how safe are floor beds for babies

How Safe Are Floor Beds For Babies?

Montessori floor beds are not for all families, and it's possible to raise your children in the Montessori style while using a different kind of sleeping arrangement. But for some families, the floor bed is the ideal choice.

The Montessori method is based largely on the concepts of independence, choice, and freedom of movement. Using a floor bed mattress has many benefits. First of all, it allows a pre-crawling infant to observe his environment visually. At this young age, babies take in their world through what they can see, and crib slats can block a lot of that out.

Older babies may wake up after napping and begin to scoot or crawl throughout the nursery to occupy themselves and satisfy their curiosity. They might even do this in the middle of the night, especially when first learning to walk.

Montessori thought supports this kind of freedom because the baby can choose to explore what captures his interests, whether working on learning to crawl or beginning to sort and stack a set of blocks.

There is no right or wrong answer, but rather each family must decide if a Montessori style floor mattress is a good fit. Many parents like to start with the traditional bassinet or crib and move a baby to their bed when they are older.

A three-month-old might do best in a bedside bassinet, while a nine-month-old may sleep better in their room on a floor mattress. Some parents find that a floor bed helps their little ones sleep, while others find the opposite true.

Baby Nursery FAQs

If your child is under two years old, your floor bed should be a firm crib mattress per AAP recommendations. A regular twin or full-size mattress is too soft and can cause suffocation risks. The floor bed should be just a flat fitted sheet and away from the walls so your baby can't become trapped.

There is no specific age for transitioning your child to a floor bed, but most Montessorians recommend doing so between 5 and 10 months of age when they have started to sit up and move around on their own.

For babies under the age of 1, Montessori beds are a no go since they fall outside of the safe sleep practices outlined by the American Academy of Pediatrics and are aimed at reducing the risk of SIDS.

A three-month-old might do best in a bedside bassinet, while a nine-month-old may sleep better in their room on a floor mattress. Some parents find that a floor bed helps their little ones sleep, while others find the opposite true.

Most mattress types are built to sit on a slatted platform or box spring, not the ground. Mattress companies warn against sleeping on the floor as the ground is home to dust, bugs, and mould, all of which void warranties.

The Appropriate Age for a Floor Bed

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Most children transition out of a crib around the age of 2 or 3 once they're able to put their leg at the top of the crib rail. It's around this time that Dr Casares says it's safe to consider a floor bed.

Moving your child to a floor bed will help them avoid injuries from crib falls while assuring the child will be less likely to sustain any injuries from the floor bed itself, such as from rolling, she explains.

That said, all children are different, notes Dr Casares. "A floor bed could also work as a transition to an elevated bed for an older toddler who is ready for the next step in sleeping arrangements but hasn't indicated a strong desire to leave the crib," she explains.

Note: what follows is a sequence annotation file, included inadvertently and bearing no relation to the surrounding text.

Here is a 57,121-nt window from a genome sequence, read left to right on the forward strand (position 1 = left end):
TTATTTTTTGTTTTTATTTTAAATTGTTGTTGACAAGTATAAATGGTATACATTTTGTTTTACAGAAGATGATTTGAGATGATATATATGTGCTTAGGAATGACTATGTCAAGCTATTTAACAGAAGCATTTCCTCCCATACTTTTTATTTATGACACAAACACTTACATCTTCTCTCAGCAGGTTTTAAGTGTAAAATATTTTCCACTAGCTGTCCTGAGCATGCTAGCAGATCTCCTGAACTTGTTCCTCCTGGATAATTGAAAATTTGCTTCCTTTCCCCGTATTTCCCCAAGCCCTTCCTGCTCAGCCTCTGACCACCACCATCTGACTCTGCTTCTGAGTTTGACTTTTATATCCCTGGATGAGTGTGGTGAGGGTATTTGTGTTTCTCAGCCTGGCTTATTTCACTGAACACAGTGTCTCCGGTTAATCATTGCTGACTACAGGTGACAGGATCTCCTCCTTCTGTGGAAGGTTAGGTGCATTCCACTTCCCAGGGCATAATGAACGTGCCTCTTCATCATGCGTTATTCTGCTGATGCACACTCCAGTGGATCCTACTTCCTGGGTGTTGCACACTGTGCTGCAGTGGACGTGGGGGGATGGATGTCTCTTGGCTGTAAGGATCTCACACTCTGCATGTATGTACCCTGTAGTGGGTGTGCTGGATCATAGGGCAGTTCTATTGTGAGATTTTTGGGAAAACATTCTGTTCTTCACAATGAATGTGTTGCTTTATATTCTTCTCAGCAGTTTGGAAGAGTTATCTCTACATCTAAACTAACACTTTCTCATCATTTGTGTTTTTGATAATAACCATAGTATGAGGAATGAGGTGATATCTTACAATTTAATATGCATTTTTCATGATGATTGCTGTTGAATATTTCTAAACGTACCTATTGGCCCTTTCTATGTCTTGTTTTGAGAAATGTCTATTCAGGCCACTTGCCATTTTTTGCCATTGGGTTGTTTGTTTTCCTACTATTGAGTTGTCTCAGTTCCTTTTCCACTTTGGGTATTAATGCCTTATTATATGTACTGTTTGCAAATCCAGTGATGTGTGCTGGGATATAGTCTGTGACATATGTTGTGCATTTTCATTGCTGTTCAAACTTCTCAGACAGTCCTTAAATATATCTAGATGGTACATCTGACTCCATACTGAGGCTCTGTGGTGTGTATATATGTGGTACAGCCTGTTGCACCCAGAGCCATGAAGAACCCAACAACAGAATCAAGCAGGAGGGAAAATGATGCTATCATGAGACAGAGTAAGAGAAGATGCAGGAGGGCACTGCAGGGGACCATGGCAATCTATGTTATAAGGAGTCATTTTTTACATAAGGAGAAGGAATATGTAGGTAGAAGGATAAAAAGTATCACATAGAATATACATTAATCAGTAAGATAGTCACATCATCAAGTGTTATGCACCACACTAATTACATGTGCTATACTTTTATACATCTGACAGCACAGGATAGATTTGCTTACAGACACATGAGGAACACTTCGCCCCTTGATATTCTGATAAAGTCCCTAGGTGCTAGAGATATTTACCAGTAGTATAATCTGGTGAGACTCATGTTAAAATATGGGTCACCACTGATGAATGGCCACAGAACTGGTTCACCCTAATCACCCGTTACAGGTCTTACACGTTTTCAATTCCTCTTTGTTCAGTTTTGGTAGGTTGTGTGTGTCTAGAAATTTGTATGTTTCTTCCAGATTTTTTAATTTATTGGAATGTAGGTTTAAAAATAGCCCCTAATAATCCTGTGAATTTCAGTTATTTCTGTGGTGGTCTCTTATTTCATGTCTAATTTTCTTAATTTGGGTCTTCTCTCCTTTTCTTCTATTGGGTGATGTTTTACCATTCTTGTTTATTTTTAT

The Best Practices for Floor Bed Safety

Dr Casares warns that floor beds can be dangerous if a child's room is not properly safety-proofed and if the bed is not set up correctly. She recommends the following smart safety moves.

  • Place the mattress away from walls or furniture, ideally in the centre of the room, so that if your child rolls while sleeping, they don't become trapped against a wall.
  • Secure the furniture to the walls, cover electrical outlets, and remove small choking hazards.
  • Remove any choking or other potentially dangerous toys from the room.
  • Consider safety outside the child's bedroom, including installing safety gates if there are stairs.

You can also help prevent your child from rolling out by practising sleeping on the floor bed during the day for naps when orienting to their new environment might be easier, explains Casares. 

"Likewise, using positive reinforcement and praise can help toddlers to stay in bed for incrementally longer periods without calling out for a parent," she notes.

Benefits of a Floor Bed

According to Uzodike, there are many benefits to setting up a floor bed for your child:

They support a child's gross motor skills and body awareness.

"From birth, the baby makes small movements and can turn almost 360 degrees," she explains. 

"If you observe, you might notice that when they encounter the edge of the bed, they move back and don't drop off. 

This sense of their body within space is enhanced by using a floor bed."

She adds that floor beds also allow the child to enjoy an unobstructed view of their space.

It helps them develop their sleep independence.

Whitney Casares, M.D., MPH, FAAP, author of The Working Mom Blueprint: Winning at Parenting Without Losing Yourself, explains, "Proponents of floor beds note that they provide children more access to books and quiet toys as they prepare to sleep and when they first rise in the morning or from naps, giving them more independence."

They can boost your child's confidence and sense of self.

Uzodike attributes this to their ability to decide when they are done sleeping. "They also have a positive association with sleep because their bed is not something they are stuck in and can't get out of," she notes. "It is a place they go to rest and can get up when they are done resting."

It creates space for bonding.